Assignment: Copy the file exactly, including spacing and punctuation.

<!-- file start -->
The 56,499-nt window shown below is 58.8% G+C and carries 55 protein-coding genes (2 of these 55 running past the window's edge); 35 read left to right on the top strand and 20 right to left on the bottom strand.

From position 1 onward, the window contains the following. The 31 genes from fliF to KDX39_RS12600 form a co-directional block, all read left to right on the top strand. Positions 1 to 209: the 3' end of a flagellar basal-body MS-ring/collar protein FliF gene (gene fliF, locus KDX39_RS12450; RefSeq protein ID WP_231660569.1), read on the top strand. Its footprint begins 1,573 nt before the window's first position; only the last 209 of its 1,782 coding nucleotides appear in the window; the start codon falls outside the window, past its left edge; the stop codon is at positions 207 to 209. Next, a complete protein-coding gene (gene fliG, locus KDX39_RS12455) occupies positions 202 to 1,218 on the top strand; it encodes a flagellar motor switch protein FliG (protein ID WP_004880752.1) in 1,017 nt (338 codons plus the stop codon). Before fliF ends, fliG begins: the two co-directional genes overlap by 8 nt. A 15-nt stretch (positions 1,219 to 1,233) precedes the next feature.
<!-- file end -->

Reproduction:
The 56,499-nt window shown below is 58.8% G+C and carries 55 protein-coding genes (2 of these 55 running past the window's edge); 35 read left to right on the top strand and 20 right to left on the bottom strand.

From position 1 onward, the window contains the following. The 31 genes from fliF to KDX39_RS12600 form a co-directional block, all read left to right on the top strand. Positions 1 to 209: the 3' end of a flagellar basal-body MS-ring/collar protein FliF gene (gene fliF, locus KDX39_RS12450; RefSeq protein ID WP_231660569.1), read on the top strand. Its footprint begins 1,573 nt before the window's first position; only the last 209 of its 1,782 coding nucleotides appear in the window; the start codon falls outside the window, past its left edge; the stop codon is at positions 207 to 209. Next, a complete protein-coding gene (gene fliG, locus KDX39_RS12455) occupies positions 202 to 1,218 on the top strand; it encodes a flagellar motor switch protein FliG (protein ID WP_004880752.1) in 1,017 nt (338 codons plus the stop codon). Before fliF ends, fliG begins: the two co-directional genes overlap by 8 nt. A 15-nt stretch (positions 1,219 to 1,233) precedes the next feature.